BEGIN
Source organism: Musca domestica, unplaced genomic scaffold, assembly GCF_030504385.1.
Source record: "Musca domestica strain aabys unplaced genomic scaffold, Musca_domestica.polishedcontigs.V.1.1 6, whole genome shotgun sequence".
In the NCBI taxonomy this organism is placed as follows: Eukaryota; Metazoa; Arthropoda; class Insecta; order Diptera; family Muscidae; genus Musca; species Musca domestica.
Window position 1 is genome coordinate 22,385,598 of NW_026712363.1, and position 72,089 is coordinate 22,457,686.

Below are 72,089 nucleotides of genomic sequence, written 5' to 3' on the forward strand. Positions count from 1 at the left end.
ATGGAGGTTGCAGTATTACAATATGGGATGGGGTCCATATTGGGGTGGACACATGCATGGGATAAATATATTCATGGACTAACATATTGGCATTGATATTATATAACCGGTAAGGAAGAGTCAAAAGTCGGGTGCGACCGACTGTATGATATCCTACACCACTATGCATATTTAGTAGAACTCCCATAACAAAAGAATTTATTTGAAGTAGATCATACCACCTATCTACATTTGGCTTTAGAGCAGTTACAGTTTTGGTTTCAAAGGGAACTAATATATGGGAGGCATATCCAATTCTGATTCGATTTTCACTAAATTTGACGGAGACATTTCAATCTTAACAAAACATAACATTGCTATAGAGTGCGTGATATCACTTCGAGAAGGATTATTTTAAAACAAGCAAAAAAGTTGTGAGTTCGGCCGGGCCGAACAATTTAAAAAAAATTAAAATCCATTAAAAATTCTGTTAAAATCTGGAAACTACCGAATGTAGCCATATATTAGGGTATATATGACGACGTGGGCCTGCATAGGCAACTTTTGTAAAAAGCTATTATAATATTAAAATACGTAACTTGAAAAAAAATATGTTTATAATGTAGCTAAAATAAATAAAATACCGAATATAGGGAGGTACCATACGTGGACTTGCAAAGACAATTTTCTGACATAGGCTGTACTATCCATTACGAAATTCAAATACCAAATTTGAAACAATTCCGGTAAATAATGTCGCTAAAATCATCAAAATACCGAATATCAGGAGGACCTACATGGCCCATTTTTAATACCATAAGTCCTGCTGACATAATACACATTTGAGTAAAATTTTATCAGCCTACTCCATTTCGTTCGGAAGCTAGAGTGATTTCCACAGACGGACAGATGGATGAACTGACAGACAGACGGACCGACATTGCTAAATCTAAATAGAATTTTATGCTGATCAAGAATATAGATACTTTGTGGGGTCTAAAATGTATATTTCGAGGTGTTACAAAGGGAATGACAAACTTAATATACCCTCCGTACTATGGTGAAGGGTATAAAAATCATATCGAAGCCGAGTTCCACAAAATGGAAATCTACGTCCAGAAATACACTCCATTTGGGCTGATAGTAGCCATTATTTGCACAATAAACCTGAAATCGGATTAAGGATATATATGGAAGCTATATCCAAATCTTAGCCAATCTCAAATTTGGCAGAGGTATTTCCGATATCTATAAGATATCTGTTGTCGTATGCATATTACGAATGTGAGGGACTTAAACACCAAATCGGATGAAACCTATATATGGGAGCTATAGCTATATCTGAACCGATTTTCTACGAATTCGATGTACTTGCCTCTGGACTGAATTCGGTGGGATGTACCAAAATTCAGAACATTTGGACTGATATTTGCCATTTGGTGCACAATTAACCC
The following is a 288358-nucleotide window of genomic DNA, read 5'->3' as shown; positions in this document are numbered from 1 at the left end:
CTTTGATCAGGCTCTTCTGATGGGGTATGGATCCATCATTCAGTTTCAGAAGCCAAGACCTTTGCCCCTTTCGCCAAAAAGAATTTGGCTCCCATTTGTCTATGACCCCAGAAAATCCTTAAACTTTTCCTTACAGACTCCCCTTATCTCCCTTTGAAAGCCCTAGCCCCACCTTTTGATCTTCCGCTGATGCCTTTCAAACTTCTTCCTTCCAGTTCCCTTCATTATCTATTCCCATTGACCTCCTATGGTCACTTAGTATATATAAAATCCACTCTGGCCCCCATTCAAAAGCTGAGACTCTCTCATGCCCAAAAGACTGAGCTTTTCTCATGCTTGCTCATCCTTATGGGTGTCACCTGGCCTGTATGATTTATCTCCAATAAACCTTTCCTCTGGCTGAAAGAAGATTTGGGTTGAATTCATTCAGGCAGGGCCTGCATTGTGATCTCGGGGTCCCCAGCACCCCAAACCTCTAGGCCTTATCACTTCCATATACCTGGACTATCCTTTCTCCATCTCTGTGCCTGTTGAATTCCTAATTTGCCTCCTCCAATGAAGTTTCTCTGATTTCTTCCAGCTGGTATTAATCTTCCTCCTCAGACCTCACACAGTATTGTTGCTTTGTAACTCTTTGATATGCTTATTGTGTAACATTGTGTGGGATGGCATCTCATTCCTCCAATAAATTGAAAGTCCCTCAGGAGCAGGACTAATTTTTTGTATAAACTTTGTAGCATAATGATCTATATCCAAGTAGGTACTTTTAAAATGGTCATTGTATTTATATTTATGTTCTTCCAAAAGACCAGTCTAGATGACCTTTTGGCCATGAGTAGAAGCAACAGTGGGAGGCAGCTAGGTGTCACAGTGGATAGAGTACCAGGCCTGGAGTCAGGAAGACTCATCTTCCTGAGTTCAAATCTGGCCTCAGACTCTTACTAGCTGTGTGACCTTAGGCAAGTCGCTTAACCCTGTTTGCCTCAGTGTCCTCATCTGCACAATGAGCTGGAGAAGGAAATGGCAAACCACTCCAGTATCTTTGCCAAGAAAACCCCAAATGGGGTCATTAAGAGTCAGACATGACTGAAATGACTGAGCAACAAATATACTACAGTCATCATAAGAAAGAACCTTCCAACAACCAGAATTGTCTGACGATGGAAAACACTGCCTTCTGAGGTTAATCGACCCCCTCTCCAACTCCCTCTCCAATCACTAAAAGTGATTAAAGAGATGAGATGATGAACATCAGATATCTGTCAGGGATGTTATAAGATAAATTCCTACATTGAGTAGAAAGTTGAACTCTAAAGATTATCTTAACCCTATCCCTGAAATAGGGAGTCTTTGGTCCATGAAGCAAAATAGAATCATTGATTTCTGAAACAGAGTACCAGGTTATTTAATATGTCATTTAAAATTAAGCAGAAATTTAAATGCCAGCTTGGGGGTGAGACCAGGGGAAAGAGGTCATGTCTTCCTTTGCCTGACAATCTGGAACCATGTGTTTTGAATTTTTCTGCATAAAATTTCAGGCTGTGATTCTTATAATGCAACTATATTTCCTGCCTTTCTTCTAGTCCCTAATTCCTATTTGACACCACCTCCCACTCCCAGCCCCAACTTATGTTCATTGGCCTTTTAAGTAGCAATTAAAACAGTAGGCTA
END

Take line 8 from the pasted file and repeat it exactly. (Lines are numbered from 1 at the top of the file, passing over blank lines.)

CTTTGATCAGGCTCTTCTGATGGGGTATGGATCCATCATTCAGTTTCAGAAGCCAAGACCTTTGCCCCTTTCGCCAAAAAGAATTTGGCTCCCATTTGTCTATGACCCCAGAAAATCCTTAAACTTTTCCTTACAGACTCCCCTTATCTCCCTTTGAAAGCCCTAGCCCCACCTTTTGATCTTCCGCTGATGCCTTTCAAACTTCTTCCTTCCAGTTCCCTTCATTATCTATTCCCATTGACCTCCTATGGTCACTTAGTATATATAAAATCCACTCTGGCCCCCATTCAAAAGCTGAGACTCTCTCATGCCCAAAAGACTGAGCTTTTCTCATGCTTGCTCATCCTTATGGGTGTCACCTGGCCTGTATGATTTATCTCCAATAAACCTTTCCTCTGGCTGAAAGAAGATTTGGGTTGAATTCATTCAGGCAGGGCCTGCATTGTGATCTCGGGGTCCCCAGCACCCCAAACCTCTAGGCCTTATCACTTCCATATACCTGGACTATCCTTTCTCCATCTCTGTGCCTGTTGAATTCCTAATTTGCCTCCTCCAATGAAGTTTCTCTGATTTCTTCCAGCTGGTATTAATCTTCCTCCTCAGACCTCACACAGTATTGTTGCTTTGTAACTCTTTGATATGCTTATTGTGTAACATTGTGTGGGATGGCATCTCATTCCTCCAATAAATTGAAAGTCCCTCAGGAGCAGGACTAATTTTTTGTATAAACTTTGTAGCATAATGATCTATATCCAAGTAGGTACTTTTAAAATGGTCATTGTATTTATATTTATGTTCTTCCAAAAGACCAGTCTAGATGACCTTTTGGCCATGAGTAGAAGCAACAGTGGGAGGCAGCTAGGTGTCACAGTGGATAGAGTACCAGGCCTGGAGTCAGGAAGACTCATCTTCCTGAGTTCAAATCTGGCCTCAGACTCTTACTAGCTGTGTGACCTTAGGCAAGTCGCTTAACCCTGTTTGCCTCAGTGTCCTCATCTGCACAATGAGCTGGAGAAGGAAATGGCAAACCACTCCAGTATCTTTGCCAAGAAAACCCCAAATGGGGTCATTAAGAGTCAGACATGACTGAAATGACTGAGCAACAAATATACTACAGTCATCATAAGAAAGAACCTTCCAACAACCAGAATTGTCTGACGATGGAAAACACTGCCTTCTGAGGTTAATCGACCCCCTCTCCAACTCCCTCTCCAATCACTAAAAGTGATTAAAGAGATGAGATGATGAACATCAGATATCTGTCAGGGATGTTATAAGATAAATTCCTACATTGAGTAGAAAGTTGAACTCTAAAGATTATCTTAACCCTATCCCTGAAATAGGGAGTCTTTGGTCCATGAAGCAAAATAGAATCATTGATTTCTGAAACAGAGTACCAGGTTATTTAATATGTCATTTAAAATTAAGCAGAAATTTAAATGCCAGCTTGGGGGTGAGACCAGGGGAAAGAGGTCATGTCTTCCTTTGCCTGACAATCTGGAACCATGTGTTTTGAATTTTTCTGCATAAAATTTCAGGCTGTGATTCTTATAATGCAACTATATTTCCTGCCTTTCTTCTAGTCCCTAATTCCTATTTGACACCACCTCCCACTCCCAGCCCCAACTTATGTTCATTGGCCTTTTAAGTAGCAATTAAAACAGTAGGCTA